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Anna M
"Any more" as a change in situation Hi all, I'm curious how to express the idea of a situation changing. For example: "I was planning to go to the cinema, but I can't go any more because I have a test" This is my attempt: "Ich hatte einen Plan, ins Kino zu gehen, aber ich kann nicht mehr gehen, weil ich eine Prüfung habe". Can "nicht mehr" work in this way?
Oct 26, 2016 1:41 PM
Answers · 9
Yes, you can use "nicht mehr" in that way. But people might think that you are trying to imply that you went to the cinema several times before and now you cannot go any more because of your test. So if you just want to say "I was planning to, but now cannot go" without making any implications about the past, then a better way to phrase your sentence would be: "Ich hatte einen Plan, ins Kino zu gehen, aber ich kann doch nicht gehen, weil ich eine Prüfung habe". But like I said, your sentence is totally correct too and people do use "nicht mehr" for that.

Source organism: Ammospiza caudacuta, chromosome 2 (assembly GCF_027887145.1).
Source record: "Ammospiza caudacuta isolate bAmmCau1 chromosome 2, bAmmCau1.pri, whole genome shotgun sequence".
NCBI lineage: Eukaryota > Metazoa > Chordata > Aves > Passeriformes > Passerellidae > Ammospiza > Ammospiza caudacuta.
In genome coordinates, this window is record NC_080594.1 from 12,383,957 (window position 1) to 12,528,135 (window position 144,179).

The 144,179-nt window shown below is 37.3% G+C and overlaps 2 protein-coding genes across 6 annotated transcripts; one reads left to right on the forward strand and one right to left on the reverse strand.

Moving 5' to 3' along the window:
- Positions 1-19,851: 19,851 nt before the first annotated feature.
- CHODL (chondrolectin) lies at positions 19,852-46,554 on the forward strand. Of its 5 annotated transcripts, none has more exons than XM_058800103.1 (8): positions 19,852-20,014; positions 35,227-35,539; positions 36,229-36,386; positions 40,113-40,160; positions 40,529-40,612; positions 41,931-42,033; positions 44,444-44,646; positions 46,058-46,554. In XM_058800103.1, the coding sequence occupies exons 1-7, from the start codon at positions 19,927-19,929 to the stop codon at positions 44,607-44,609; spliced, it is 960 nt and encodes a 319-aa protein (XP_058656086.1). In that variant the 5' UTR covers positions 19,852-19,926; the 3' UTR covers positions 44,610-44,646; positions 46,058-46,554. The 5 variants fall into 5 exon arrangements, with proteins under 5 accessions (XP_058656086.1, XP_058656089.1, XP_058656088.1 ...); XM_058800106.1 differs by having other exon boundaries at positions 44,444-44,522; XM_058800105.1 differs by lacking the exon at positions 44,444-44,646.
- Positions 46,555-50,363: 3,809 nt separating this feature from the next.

October 26, 2016
Yes, that's fine. (I'd say "ich hatte vor" instead of "ich hatte einen Plan", though.)
October 26, 2016
In terms of grammar, your attempt is perfectly fine. But a native speaker would never say that. A very common alternative to what my fellow commentators wrote would be: Eigentlich hatte ich vor, ins Kino zu gehen, ... Eigentlich wollte ich ins Kino gehen, aber ich kann doch nicht mehr, weil ich (morgen) eine Prüfung habe. We often start sentences with "eigentlich"/"actually" when we want to use "doch nicht mehr". You could say "aber ich kann doch nicht mehr gehen", but it does not sound good to use "gehen" two times. In most cases, we would add a date to emphasise the urgency. You probably have plenty of "Prüfungen" and I doubt that you mean the one next year.
October 26, 2016
Another option is: "Ich hatte geplant ins Kino zu gehen,..." The "nicht mehr" works out fine.
October 26, 2016
Anna M
Language Skills
English, German, Spanish
Learning Language
German, Spanish